A role for Notch signaling in cancer was first suspected with the characterization of t(7;9)(q34;q34.3) chromosomal translocations in a subset of human T-ALLs (6). The translocation breakpoints occur in an intron of the NOTCH1 gene and result in the formation of an mRNA encoding a truncated and constitutively active NOTCH1 intracellular domain (N1ICD) protein fragment. It is now known that point mutations and small, frame shifting insertions or deletions in NOTCH1 also occur in T-ALL (7). These alterations enable either ligand-independent cleavage and N1ICD release or interrupt the domain that regulates N1ICD turnover, the C-terminal PEST domain, resulting in N1ICD stabilization and sustained NOTCH1 signaling. It has been suggested that NOTCH alterations are uncommon in malignancies other than T-ALL (8), but activating alterations in NOTCH1 have been described in approximately 10% of human NSCLCs (9). An additional 30% of NSCLCs have lost expression of NUMB, a negative regulator of NOTCH, resulting in increased NOTCH activity (9).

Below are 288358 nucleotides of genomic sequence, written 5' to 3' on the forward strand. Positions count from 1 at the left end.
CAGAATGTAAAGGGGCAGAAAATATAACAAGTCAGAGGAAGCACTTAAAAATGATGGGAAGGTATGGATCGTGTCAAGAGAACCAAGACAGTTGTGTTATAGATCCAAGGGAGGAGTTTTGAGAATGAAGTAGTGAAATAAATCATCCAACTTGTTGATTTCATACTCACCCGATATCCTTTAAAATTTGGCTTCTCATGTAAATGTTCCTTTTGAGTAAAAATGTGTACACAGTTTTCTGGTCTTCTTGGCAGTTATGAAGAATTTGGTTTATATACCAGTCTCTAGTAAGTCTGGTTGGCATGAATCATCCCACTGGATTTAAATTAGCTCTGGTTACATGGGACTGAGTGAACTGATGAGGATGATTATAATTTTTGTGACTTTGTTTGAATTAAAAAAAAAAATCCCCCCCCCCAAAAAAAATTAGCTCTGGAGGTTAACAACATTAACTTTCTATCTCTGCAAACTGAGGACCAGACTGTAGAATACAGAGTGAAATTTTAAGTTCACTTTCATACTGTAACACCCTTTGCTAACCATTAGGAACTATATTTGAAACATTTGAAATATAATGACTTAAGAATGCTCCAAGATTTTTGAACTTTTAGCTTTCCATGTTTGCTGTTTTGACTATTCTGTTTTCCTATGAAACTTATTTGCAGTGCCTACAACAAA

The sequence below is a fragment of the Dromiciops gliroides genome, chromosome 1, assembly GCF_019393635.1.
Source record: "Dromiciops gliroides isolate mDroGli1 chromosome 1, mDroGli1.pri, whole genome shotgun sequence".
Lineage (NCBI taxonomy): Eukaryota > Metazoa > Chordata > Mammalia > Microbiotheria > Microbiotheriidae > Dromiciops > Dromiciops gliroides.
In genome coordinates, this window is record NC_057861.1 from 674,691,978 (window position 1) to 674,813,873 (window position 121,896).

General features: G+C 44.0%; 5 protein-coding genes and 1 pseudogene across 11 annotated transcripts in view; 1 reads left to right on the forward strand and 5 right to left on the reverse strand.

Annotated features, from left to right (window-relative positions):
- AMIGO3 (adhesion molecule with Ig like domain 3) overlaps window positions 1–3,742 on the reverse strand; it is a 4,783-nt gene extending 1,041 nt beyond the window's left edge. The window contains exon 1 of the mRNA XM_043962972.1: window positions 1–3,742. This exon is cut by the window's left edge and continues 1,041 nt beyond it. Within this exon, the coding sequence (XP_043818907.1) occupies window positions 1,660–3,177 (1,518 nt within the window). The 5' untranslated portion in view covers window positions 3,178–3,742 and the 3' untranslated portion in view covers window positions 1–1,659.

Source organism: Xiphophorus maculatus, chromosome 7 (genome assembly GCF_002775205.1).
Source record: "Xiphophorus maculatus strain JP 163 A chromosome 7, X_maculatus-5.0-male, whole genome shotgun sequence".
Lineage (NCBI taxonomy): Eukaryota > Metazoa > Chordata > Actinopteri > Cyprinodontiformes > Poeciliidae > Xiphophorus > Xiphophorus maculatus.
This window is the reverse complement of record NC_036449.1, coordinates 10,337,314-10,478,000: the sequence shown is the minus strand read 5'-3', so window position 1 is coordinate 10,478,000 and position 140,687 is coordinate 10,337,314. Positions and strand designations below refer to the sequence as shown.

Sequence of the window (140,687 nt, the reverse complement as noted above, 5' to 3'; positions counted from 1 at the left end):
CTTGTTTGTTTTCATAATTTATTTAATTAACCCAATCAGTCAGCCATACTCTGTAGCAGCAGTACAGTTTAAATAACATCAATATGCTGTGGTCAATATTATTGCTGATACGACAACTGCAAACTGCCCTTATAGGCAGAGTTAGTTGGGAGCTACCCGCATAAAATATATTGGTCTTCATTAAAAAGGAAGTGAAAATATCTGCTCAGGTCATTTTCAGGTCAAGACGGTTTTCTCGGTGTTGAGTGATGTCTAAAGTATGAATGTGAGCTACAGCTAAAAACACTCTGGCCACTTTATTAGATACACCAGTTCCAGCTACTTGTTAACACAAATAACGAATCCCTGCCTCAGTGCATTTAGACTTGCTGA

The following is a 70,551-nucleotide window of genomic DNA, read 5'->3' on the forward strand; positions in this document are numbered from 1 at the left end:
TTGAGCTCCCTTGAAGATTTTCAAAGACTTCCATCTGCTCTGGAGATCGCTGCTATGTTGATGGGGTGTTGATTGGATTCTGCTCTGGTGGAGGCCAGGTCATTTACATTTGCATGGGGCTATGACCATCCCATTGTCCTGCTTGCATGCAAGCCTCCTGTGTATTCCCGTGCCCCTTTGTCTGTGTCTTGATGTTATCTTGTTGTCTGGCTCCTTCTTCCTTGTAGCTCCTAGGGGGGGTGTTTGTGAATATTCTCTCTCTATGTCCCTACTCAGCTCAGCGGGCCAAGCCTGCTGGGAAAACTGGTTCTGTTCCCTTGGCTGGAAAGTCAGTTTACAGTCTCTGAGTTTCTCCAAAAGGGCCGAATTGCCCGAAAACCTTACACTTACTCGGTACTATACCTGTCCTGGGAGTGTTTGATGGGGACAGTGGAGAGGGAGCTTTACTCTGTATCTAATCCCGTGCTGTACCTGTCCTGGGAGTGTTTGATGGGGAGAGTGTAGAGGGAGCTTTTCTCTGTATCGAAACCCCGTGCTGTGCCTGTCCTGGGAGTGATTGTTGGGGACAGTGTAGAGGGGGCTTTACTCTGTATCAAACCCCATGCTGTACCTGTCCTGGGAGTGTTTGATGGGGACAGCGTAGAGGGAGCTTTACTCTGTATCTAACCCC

In order to explore the tumorigenic potential of activated NOTCH1, we targeted expression of a N1ICD transgene to the pulmonary epithelium. Expression of the transgene could be induced by administration of doxycycline (DOX). Continuous N1ICD overexpression in the alveolar epithelium induced lung adenomas, but not adenocarcinomas. Progression of lung adenomas overexpressing N1ICD to adenocarcinoma could be brought about by the additional overexpression of MYC, which cooperated with N1ICD through synergistic effects on tumor cell proliferation. Previously, activating mutations in Kras were found in tumors from a murine model of NSCLC that overexpresses MYC (10). The cooperation we observed between N1ICD and MYC was independent of RAS activation, suggesting that activated NOTCH1 can substitute for activated RAS in tumorigenesis with MYC. Our results authenticate the tumorigenic potential of activated NOTCH1 in the lung, particularly in combination with MYC, and raise the possibility that therapeutics targeting NOTCH1 may prove valuable in the treatment of human NSCLCs that express activated forms of the protein.